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The New Moslem Diaspora

by Behzad Yaghmaian

The anti-immigration crusade in the West reached new levels in recent weeks. On July 12, the liberal government of Britain finally got its wish when it reached an agreement with the conservative-dominated government of France to close down the Sangatte Red Cross camp by April 2003. Months of fierce negotiations and lobbying came to an end. The camp will be no more. The asylum seekers_nearly 1500 Afghanis, Kurds, Iraqis, and Iranian_will be “voluntarily” returned home.

A bill passed in the lower house of Italy early last month is to make fingerprinting mandatory for non-EU immigrants. Of course, provisions are being made to exclude those holding a U.S. passport. The anti-immigrant forces gained momentum after the arrival here of 1000 mainly Iraqi-Kurd asylum seekers in March. Similar tough policies enacted in Denmark, Spain, and elsewhere in Europe. In England, isolated camps are built in remote areas to house those seeking refuge from unbearable economic and political conditions at home. An educational apartheid is proposed in England by the labor government efforts to build separate schools for the children of asylum seekers.

Though directed against asylum seekers from the Third World and former Soviet-block countries, migrants from Moslem countries are at the heart of this continent-wide policy. Moslem migrants are increasingly the targets of the “war against terror” in Europe. Afghani and Iraqi terrorists are claimed to have infiltrated refugees and asylum seekers: living among them, crossing borders with them, and seeking refugee status in the West.

The new policy is leading to unprecedented human rights abuses and the mistreatment of those already subjected to extreme forms of political and economic violence. It is closing doors to those desperately in need of protection: the victims of war, fundamentalism, and economic violence.

While war and instability continue in Afghanistan, Afghani asylum seekers and refugees are “voluntarily” sent home. With the downfall of the Taliban, Afghanis lost all opportunities for gaining refugee status in the West. Over night, nearly three million displaced Afghanis were transformed into “economic migrants,” lacking any legitimate cause for asylum. The violence-ridden Afghanistan was now a sanctuary for the displaced in the eyes of the West. Extreme poverty, post-war devastation, hunger, and the repeated U.S. bombing were no longer sufficient for granting Afghanis a home away from home. They are now considered human shield for the terrorists.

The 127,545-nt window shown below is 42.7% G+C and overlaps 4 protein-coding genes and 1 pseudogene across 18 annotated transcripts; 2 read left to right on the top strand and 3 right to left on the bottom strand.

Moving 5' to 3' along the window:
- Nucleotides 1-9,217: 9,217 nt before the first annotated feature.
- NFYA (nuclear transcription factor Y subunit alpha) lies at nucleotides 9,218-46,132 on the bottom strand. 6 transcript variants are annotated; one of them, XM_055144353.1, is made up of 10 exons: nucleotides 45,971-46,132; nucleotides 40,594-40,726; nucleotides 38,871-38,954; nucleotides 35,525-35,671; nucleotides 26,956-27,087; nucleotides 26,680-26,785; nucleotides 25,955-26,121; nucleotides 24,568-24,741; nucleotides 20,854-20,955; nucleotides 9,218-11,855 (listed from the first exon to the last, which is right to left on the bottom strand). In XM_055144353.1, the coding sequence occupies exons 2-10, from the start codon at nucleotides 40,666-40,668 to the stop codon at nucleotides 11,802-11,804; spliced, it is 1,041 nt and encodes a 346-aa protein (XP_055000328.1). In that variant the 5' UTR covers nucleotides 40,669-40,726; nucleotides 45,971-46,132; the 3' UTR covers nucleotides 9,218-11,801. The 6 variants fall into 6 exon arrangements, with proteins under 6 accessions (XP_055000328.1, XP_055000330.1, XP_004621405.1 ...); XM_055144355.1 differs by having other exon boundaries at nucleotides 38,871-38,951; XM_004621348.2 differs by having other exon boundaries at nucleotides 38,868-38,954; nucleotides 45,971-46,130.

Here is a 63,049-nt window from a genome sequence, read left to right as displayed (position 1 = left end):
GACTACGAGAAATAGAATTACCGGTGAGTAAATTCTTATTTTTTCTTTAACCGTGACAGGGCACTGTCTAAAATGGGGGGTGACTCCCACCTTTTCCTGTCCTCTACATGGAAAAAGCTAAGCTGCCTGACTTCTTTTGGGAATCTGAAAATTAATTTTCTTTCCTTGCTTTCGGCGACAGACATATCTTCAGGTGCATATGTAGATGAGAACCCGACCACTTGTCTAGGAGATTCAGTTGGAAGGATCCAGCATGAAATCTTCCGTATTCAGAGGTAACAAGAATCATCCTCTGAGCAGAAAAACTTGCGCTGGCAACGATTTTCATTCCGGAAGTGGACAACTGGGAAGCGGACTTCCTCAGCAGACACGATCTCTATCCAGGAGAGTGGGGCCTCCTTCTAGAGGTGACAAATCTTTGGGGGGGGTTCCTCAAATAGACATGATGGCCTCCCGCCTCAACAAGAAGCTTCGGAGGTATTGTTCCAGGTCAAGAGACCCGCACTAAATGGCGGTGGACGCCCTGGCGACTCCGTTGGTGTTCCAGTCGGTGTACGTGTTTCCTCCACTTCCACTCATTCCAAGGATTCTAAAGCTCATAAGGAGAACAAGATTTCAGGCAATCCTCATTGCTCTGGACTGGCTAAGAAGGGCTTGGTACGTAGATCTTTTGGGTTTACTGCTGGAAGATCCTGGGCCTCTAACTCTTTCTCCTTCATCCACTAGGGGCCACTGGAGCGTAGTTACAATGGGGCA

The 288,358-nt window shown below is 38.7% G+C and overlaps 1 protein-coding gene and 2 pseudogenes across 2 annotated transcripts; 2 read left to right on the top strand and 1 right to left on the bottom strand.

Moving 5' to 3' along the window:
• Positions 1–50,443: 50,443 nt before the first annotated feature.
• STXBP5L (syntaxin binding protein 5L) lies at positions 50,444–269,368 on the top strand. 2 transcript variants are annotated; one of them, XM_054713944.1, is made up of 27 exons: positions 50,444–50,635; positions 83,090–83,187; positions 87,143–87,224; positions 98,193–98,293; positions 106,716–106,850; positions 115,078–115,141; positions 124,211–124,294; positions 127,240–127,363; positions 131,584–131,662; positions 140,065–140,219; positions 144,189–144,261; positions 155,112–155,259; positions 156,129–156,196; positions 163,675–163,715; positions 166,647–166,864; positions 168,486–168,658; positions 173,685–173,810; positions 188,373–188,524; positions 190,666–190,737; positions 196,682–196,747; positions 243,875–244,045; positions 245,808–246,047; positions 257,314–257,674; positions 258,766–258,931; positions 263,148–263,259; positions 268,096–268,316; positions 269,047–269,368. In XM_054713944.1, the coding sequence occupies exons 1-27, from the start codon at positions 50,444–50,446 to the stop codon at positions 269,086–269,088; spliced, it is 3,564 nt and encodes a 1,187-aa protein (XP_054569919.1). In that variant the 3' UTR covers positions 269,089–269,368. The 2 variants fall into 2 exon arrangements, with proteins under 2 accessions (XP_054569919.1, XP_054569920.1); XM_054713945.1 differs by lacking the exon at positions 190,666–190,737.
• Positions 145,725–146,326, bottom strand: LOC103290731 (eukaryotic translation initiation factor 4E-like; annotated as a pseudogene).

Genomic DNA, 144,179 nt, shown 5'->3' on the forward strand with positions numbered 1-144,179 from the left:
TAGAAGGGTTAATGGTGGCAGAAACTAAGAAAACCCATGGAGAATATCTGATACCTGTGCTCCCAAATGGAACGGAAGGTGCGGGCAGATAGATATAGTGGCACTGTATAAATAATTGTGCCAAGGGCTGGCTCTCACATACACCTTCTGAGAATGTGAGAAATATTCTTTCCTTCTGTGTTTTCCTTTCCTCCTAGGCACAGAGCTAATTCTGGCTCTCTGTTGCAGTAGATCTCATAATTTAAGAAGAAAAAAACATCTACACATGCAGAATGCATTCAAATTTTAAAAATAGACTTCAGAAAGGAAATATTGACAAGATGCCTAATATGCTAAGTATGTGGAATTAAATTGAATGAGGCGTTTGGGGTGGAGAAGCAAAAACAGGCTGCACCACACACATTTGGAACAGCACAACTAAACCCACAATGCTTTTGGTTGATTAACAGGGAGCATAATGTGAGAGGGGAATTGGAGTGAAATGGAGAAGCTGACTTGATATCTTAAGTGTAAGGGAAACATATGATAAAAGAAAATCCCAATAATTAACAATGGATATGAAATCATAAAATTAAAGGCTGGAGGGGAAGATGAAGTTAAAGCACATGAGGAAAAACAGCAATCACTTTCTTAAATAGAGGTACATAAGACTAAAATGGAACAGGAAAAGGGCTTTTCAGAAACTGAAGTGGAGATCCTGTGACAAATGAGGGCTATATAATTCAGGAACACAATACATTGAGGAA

The Iraqis face similarly hostile situations. War, political dictatorship, economic sanction, and poverty have caused the dislocation of a growing number of Iraqis in recent years. The continuous threat of a U.S. invasion is already causing more stress and the possibility of a new Iraqi exodus. Preparing for the new influx, the UNHCR and the Iranian government have been shipping blankets and other supplies to border areas with Iraq. A disastrous human movement similar to the 1991 mass escape by the Kurds is expected to occur. But, this time, the uprooted people carry with them a stigma deeply engraved in European attitude and policy: they are potential terrorists; among them are the enemies of the West. Driven away from their homes, they will be kept outside the fortress Europe.

The displaced Iraqi and Afghani people are expected to be joined by tens of thousands of Iranians. An unprecedented number of educated Iranians have been leaving home due to political repression, unemployment, decline in standard of living, and the lack of hope for economic revival and political opening. The continuous hostility between the U.S. and Iran, and the declaration of Iran as an “Axis of Evil” by George Bush have produced a new wave of Iranians leaving home in fear of a possible U.S. attack. Once again, war has become a daily preoccupation, a worry, and a cause of fear by a population already subjected to extreme forms of political and social instability.

Fleeing home to find a sanctuary away from war and economic malaise, the Iranians are interrogated, criminalized, and treated as potential terrorists. They are fingerprinted in the U.S., Germany, and Italy. Iranian passengers of Turkish Airline are routinely removed from the plane, asked to stand by their luggage on the runway while the anti-terror forces search for explosive sand other life-threatening objects.

Palestinians, Bangladeshis, Pakistanis, Algerians, Moroccans, and immigrants from other Moslem countries are treated with similar discriminatory policies. The continuation of this situation is expected to lead to new forms of violence. Many will use the services of smugglers and human traffickers to escape their devastating conditions and reach Europe. The Middle Eastern migrants are trafficked through Turkey, the Balkan States, Lithuania, Slovenia, Slovakia, and Poland to Western Europe. Having survived the Sahara, the North African migrants continue their great escape on flimsy fishing boats through the turbulent waters of the Strait of Gibraltar. They pay their life savings to smugglers to take them to freedom on the other side of the Strait_only 14 kilometers away. Many never lay foot on soil. The short distance to Europe becomes their last journey.

The closing of borders will increase the dangers of the journey of migration. The future is bleak for many.

Behzad Yaghmaian is a Professor of Economics at Ramapo College of New Jersey. He is the author of Social Change in Iran: an eyewitness account of Dissent, Defiance and a New Movement for Human Rights (SUNY PRESS, 2002). He can be reached at:


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